Cryptorchidism is an unfortunate condition characterized by the testicles not descending into the scrotum. If left untreated, cryptorchidism can lead to more problematic medical conditions.
Whether cryptorchidism is congenital or acquired during adulthood, it needs to be treated to avoid complications. If your testicles remain in your groin, you may need to have a surgery to relocate your testicles inside your scrotum. Read on to know more about the dangers of undescended testicles.
#1 Testicular Cancer
More often than not, testicular cancer begins with the germ cells. These are the testicular cells that are responsible for producing immature sperm. Men who suffer from cryptorchidism have higher risks of testicular cancer compared to men whose testicles have descended into their scrotum.
In some cases of cryptorchidism, the testicles are located in the abdomen. For men who have this type of cryptorchidism, their risks of developing testicular cancer are even higher compared to men who have cryptorchidism whose testicles are located in the groin. This is especially true if both testicles are undescended.
In truth, testicular cancer is quite rare. However, for American men between 15 and 35 years of age, testicular cancer is actually the most common type of cancer. Aside from cryptorchidism, abnormal testicular development can also cause testicular cancer.
Symptoms of testicular cancer include swelling on either or both testicles. You may also feel pain or numbness in your scrotum. The feel of the testicles inside the scrotum can also change, wherein one testicle can become bigger or firmer than the other.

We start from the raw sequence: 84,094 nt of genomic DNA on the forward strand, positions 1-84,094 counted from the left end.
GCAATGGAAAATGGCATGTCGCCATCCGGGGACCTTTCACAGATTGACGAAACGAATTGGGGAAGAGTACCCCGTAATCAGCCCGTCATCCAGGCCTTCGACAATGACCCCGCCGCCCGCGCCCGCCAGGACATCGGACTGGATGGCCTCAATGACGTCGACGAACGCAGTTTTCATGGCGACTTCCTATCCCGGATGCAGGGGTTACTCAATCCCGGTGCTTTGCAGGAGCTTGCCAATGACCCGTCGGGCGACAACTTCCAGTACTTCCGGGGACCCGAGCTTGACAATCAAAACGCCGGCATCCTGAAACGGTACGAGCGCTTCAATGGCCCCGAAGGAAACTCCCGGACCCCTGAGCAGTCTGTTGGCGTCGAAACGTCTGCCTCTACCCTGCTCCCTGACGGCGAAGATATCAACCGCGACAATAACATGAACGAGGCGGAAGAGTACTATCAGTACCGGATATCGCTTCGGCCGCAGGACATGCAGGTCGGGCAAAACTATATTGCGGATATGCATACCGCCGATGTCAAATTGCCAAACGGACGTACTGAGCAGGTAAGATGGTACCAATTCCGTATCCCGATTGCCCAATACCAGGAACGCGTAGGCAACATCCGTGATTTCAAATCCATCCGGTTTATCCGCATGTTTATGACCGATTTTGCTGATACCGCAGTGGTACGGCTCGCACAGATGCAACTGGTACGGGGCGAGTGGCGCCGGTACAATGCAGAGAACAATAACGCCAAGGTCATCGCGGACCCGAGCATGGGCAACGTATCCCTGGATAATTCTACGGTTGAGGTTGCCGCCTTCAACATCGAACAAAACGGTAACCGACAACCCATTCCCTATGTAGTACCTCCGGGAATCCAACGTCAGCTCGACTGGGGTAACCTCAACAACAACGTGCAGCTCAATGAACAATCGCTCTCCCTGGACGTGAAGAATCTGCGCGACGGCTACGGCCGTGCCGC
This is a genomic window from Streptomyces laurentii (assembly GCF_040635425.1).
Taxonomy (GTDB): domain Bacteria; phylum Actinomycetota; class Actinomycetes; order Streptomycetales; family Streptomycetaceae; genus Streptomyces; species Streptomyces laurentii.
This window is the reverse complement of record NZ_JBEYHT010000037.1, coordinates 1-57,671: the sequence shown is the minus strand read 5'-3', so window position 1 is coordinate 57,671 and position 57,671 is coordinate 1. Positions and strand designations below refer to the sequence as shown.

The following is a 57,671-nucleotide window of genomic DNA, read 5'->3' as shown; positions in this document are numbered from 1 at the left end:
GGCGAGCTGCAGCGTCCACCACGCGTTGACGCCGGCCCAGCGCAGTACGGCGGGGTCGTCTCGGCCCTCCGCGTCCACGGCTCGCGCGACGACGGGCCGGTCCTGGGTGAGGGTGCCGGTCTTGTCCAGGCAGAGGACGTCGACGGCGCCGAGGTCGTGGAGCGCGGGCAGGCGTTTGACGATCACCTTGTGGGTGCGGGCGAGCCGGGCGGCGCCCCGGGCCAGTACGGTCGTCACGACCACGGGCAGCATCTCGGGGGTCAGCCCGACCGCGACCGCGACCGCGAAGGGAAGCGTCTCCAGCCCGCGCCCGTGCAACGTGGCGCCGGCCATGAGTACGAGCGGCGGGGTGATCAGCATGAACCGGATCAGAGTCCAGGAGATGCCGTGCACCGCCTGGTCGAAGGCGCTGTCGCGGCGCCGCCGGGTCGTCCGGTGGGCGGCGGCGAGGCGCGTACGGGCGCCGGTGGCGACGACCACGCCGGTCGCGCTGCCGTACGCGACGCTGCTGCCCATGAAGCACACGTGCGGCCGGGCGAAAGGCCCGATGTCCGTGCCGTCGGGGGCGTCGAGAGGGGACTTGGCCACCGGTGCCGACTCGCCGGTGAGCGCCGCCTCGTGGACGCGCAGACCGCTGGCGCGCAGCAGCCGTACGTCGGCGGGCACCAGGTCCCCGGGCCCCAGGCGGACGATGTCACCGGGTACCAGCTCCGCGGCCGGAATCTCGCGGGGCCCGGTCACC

You may also feel a lump on your testicle, or fluids may start building up inside your scrotum. In some cases, testicular cancer can cause breast tenderness or even gynecomastia.
If your testicles are undescended, your risks of infertility will increase. You will most likely experience low sperm counts as well as poor sperm quality. The ideal environment for your testicles is one wherein the temperature is two or three degrees lower compared to your body temperature.
Inside your scrotum, the temperature is just right for your testicles. However, if your testicles remain inside your abdomen or groin, the temperature will be higher. Your testicles won’t necessarily burn or get fried, but such high temperatures can lead to impaired sperm production.
In men who have cryptorchidism, germ cell maturation is usually impaired. Since the germ cells are the ones that produce immature sperm cells, when cryptorchidism is untreated,it can cause infertility due to low sperm count.
In fact, bilateral cryptorchidism is one of the most common causes of azoospermia, a condition wherein the semen does not contain any sperm. This means that men who have azoospermia are absolutely infertile since they don’t ejaculate any sperm cell at all.
Almost 90% of men who have both testicles undescended suffer from azoospermia. For those who only have one undescended testicle, the prevalence of azoospermia is lower than 20%.
#3 Testicular Torsion